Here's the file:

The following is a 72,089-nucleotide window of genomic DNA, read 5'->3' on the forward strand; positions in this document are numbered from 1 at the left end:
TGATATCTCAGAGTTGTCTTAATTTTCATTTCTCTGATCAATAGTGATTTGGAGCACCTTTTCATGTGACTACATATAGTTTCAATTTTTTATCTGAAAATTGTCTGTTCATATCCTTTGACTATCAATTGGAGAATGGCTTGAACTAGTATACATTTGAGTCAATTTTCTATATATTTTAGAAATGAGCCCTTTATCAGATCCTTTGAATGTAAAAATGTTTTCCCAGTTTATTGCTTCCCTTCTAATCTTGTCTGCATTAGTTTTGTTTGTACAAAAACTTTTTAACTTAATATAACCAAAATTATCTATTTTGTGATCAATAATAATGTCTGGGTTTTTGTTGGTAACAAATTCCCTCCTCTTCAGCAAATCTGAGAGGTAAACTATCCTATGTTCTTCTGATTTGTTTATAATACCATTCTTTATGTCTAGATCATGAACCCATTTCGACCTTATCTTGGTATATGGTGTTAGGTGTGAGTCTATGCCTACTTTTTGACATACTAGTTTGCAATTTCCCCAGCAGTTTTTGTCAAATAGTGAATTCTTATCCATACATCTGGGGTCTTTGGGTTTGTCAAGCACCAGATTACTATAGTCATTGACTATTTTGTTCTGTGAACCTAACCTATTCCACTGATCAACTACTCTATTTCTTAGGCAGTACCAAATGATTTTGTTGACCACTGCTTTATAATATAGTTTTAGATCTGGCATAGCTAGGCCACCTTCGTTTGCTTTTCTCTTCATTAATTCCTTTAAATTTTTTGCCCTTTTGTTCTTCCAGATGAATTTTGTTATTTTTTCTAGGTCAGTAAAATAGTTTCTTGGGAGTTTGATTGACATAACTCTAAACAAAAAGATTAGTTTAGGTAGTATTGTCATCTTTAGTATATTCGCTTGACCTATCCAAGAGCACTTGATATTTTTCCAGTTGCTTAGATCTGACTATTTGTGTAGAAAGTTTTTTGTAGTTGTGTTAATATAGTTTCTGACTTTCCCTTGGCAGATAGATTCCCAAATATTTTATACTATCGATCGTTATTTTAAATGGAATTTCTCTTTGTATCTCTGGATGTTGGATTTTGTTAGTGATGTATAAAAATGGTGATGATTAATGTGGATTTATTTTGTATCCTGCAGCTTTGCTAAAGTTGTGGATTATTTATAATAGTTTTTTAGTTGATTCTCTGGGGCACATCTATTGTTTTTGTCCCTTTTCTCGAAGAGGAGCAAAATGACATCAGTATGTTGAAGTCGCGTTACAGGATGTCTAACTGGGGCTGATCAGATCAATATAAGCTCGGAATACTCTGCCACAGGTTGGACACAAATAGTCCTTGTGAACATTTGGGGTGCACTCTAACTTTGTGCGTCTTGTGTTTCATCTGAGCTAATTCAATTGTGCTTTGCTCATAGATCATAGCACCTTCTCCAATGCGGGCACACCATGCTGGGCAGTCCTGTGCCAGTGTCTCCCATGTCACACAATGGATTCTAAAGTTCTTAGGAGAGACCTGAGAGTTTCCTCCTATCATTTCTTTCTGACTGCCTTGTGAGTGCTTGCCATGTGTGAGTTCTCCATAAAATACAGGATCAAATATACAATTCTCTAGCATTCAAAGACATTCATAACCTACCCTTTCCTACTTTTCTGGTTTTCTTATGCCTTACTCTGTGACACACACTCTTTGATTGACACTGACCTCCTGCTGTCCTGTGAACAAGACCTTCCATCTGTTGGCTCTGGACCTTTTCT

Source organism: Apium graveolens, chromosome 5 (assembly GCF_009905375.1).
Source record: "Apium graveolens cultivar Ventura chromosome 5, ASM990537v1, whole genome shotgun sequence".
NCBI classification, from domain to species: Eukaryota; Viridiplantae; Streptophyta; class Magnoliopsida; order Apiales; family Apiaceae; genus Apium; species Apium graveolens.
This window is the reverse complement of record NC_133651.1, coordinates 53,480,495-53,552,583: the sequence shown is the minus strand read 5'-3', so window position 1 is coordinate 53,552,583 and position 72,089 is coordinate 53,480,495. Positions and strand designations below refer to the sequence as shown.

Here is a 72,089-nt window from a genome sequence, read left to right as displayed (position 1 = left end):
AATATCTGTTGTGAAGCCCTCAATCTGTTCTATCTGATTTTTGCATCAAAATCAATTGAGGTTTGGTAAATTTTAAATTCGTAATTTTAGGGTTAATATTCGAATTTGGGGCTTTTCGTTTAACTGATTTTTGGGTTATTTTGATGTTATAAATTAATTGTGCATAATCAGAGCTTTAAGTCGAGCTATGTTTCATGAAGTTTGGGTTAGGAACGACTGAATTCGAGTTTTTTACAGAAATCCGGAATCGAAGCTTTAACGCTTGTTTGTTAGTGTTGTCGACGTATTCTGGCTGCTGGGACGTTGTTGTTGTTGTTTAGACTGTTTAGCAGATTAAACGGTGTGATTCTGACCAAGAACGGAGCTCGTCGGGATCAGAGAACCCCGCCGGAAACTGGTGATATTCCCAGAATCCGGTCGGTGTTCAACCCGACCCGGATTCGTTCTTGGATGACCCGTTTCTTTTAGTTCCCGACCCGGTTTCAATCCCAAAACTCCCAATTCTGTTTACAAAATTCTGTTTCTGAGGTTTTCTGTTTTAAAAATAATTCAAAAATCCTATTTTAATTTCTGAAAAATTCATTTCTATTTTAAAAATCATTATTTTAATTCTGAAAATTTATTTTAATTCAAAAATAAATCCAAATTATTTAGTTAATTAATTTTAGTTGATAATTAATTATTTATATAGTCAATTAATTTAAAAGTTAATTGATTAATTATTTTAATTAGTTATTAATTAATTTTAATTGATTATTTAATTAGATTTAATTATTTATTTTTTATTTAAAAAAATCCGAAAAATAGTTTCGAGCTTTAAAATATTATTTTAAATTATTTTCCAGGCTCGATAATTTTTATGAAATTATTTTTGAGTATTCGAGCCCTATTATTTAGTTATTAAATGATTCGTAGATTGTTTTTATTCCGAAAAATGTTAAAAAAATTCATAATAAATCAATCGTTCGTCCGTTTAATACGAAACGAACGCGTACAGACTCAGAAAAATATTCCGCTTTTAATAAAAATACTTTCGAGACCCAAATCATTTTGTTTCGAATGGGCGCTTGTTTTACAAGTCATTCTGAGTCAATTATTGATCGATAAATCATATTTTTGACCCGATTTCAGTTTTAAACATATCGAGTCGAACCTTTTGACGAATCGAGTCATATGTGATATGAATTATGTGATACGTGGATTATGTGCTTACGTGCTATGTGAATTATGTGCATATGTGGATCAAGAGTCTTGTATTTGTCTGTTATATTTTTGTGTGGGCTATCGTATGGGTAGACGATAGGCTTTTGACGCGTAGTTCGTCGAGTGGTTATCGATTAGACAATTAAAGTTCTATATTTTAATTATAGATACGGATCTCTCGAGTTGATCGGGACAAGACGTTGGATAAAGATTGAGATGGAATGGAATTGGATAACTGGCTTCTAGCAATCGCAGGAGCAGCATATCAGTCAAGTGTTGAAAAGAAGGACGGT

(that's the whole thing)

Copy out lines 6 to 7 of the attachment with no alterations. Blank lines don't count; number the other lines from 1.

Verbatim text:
This window is the reverse complement of record NC_133651.1, coordinates 53,480,495-53,552,583: the sequence shown is the minus strand read 5'-3', so window position 1 is coordinate 53,552,583 and position 72,089 is coordinate 53,480,495. Positions and strand designations below refer to the sequence as shown.

Here is a 72,089-nt window from a genome sequence, read left to right as displayed (position 1 = left end):